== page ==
What are the do’s and don’ts of hashtagging?
The rules of hashtags are pretty much universal, and the following tips are almost considered gospel to many social media fanatics:
• Research your hashtags – are they popular? Who uses them? Are they suitable to your business? • Use short, concise and specific hashtags • Use hashtags sparingly (3 to 5) for the best engagement • Use hashtags that relate to the post • Brand your hashtags eg. #companyname (but don’t go overboard) • Use hashtags for competitions, live events and web events
• Use long hashtags which string multiple words together • Fill your post with #lots #of #hashtags #like #this • Use hashtags that aren’t related to the post, including posts like #followme #followback • Use hashtags that have negative connotations/posts attached to them (eg. Sexually explicit photos) • Use overly popular hashtags – your post will most likely get lost (eg. #love) • Use hashtags that belong to other brands • Use unknown acronyms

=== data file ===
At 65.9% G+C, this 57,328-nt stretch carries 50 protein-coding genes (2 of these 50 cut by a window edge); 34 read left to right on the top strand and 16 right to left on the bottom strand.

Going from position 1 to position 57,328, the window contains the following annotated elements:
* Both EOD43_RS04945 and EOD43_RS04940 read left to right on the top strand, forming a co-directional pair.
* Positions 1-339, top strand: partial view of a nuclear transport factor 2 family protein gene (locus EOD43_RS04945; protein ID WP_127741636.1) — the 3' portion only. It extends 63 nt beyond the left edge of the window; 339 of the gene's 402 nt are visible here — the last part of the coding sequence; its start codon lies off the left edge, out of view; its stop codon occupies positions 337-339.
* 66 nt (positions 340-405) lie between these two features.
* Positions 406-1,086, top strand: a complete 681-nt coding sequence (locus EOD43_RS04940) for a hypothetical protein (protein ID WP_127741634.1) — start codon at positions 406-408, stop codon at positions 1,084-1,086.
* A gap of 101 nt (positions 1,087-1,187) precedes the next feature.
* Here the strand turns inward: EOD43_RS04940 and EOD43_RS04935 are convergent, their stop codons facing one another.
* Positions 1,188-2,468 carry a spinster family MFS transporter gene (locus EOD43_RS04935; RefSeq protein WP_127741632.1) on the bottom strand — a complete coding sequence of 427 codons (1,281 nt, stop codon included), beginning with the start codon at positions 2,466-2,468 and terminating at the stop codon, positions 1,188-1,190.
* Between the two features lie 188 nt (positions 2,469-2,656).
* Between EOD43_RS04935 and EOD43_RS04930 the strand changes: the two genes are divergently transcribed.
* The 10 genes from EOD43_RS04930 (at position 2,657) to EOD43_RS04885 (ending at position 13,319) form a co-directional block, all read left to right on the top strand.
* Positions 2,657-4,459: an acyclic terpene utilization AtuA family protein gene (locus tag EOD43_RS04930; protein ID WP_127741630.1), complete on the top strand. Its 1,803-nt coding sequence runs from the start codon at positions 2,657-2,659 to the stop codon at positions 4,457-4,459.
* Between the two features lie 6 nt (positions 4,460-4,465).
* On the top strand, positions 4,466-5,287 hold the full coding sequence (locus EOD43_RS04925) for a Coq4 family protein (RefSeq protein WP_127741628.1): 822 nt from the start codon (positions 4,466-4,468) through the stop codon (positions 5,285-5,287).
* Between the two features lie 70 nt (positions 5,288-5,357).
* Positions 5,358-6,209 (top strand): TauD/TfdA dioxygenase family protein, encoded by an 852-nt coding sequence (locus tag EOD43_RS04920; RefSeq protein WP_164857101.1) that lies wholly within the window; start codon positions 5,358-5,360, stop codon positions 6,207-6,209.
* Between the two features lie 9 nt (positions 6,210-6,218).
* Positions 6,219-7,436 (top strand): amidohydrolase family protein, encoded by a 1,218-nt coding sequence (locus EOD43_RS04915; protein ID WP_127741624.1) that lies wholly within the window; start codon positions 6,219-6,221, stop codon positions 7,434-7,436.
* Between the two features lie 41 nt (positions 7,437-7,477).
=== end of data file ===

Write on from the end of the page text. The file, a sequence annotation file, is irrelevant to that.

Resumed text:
Scenario – how to search for posts with particular hashtags
Let’s say I’m looking for birthday cake ideas, and am really wanting some visual inspiration. All I’d have to do is open the Instagram app (for example), press the search tab, and search for #birthdaycakes. Now, I’m able to view all photos with the hashtag #birthdaycakes as long as the user accounts were public. I could even be more specific, and search for something like #boysbirthdaycakes, depending on what hashtags people are using.
Example posts with hashtags
Take a look at this #adorable new #puppy
Did you know that #Facebook was #founded in 2007?
A great thanks to everyone who attended my birthday party! #sweet16 #birthdayparty #bffs
A few tips
• Some hashtags have multiple meanings, and may have NSFW (explicit) photos and posts attached to them. • Hashtags aren’t just Instagram and Twitter related – many other social media networks use them! So if you see them appearing on different sites, you know hashtags are available to use.